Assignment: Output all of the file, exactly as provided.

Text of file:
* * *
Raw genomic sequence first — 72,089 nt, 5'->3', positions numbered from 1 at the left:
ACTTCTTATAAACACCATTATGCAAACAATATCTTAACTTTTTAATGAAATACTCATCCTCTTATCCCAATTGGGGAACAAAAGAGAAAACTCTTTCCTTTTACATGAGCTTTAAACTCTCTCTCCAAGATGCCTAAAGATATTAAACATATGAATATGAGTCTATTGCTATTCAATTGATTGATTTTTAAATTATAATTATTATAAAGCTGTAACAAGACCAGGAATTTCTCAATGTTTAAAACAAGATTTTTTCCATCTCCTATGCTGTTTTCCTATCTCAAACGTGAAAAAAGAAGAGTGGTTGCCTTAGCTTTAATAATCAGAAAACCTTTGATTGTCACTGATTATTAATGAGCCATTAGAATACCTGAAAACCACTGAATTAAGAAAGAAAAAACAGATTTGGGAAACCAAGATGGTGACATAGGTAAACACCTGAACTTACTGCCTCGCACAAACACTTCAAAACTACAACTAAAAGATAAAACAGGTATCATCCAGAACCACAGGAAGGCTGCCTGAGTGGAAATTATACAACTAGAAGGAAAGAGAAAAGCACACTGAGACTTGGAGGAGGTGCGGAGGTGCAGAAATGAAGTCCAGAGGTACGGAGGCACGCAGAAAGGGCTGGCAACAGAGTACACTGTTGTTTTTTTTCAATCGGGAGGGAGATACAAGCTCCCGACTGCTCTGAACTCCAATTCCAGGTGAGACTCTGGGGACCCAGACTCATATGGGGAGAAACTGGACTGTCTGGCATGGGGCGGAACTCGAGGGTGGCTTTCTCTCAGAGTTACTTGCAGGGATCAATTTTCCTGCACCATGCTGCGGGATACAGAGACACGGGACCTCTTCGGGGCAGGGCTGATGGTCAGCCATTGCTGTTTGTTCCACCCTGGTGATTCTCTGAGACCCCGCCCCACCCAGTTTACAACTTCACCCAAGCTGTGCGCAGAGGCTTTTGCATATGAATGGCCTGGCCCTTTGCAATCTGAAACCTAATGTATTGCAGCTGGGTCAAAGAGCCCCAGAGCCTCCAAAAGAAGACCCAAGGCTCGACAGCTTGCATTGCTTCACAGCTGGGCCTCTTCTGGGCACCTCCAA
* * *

Raw genomic sequence first — 72,089 nt, 5'->3', positions numbered from 1 at the left:
ACTTCTTATAAACACCATTATGCAAACAATATCTTAACTTTTTAATGAAATACTCATCCTCTTATCCCAATTGGGGAACAAAAGAGAAAACTCTTTCCTTTTACATGAGCTTTAAACTCTCTCTCCAAGATGCCTAAAGATATTAAACATATGAATATGAGTCTATTGCTATTCAATTGATTGATTTTTAAATTATAATTATTATAAAGCTGTAACAAGACCAGGAATTTCTCAATGTTTAAAACAAGATTTTTTCCATCTCCTATGCTGTTTTCCTATCTCAAACGTGAAAAAAGAAGAGTGGTTGCCTTAGCTTTAATAATCAGAAAACCTTTGATTGTCACTGATTATTAATGAGCCATTAGAATACCTGAAAACCACTGAATTAAGAAAGAAAAAACAGATTTGGGAAACCAAGATGGTGACATAGGTAAACACCTGAACTTACTGCCTCGCACAAACACTTCAAAACTACAACTAAAAGATAAAACAGGTATCATCCAGAACCACAGGAAGGCTGCCTGAGTGGAAATTATACAACTAGAAGGAAAGAGAAAAGCACACTGAGACTTGGAGGAGGTGCGGAGGTGCAGAAATGAAGTCCAGAGGTACGGAGGCACGCAGAAAGGGCTGGCAACAGAGTACACTGTTGTTTTTTTTCAATCGGGAGGGAGATACAAGCTCCCGACTGCTCTGAACTCCAATTCCAGGTGAGACTCTGGGGACCCAGACTCATATGGGGAGAAACTGGACTGTCTGGCATGGGGCGGAACTCGAGGGTGGCTTTCTCTCAGAGTTACTTGCAGGGATCAATTTTCCTGCACCATGCTGCGGGATACAGAGACACGGGACCTCTTCGGGGCAGGGCTGATGGTCAGCCATTGCTGTTTGTTCCACCCTGGTGATTCTCTGAGACCCCGCCCCACCCAGTTTACAACTTCACCCAAGCTGTGCGCAGAGGCTTTTGCATATGAATGGCCTGGCCCTTTGCAATCTGAAACCTAATGTATTGCAGCTGGGTCAAAGAGCCCCAGAGCCTCCAAAAGAAGACCCAAGGCTCGACAGCTTGCATTGCTTCACAGCTGGGCCTCTTCTGGGCACCTCCAA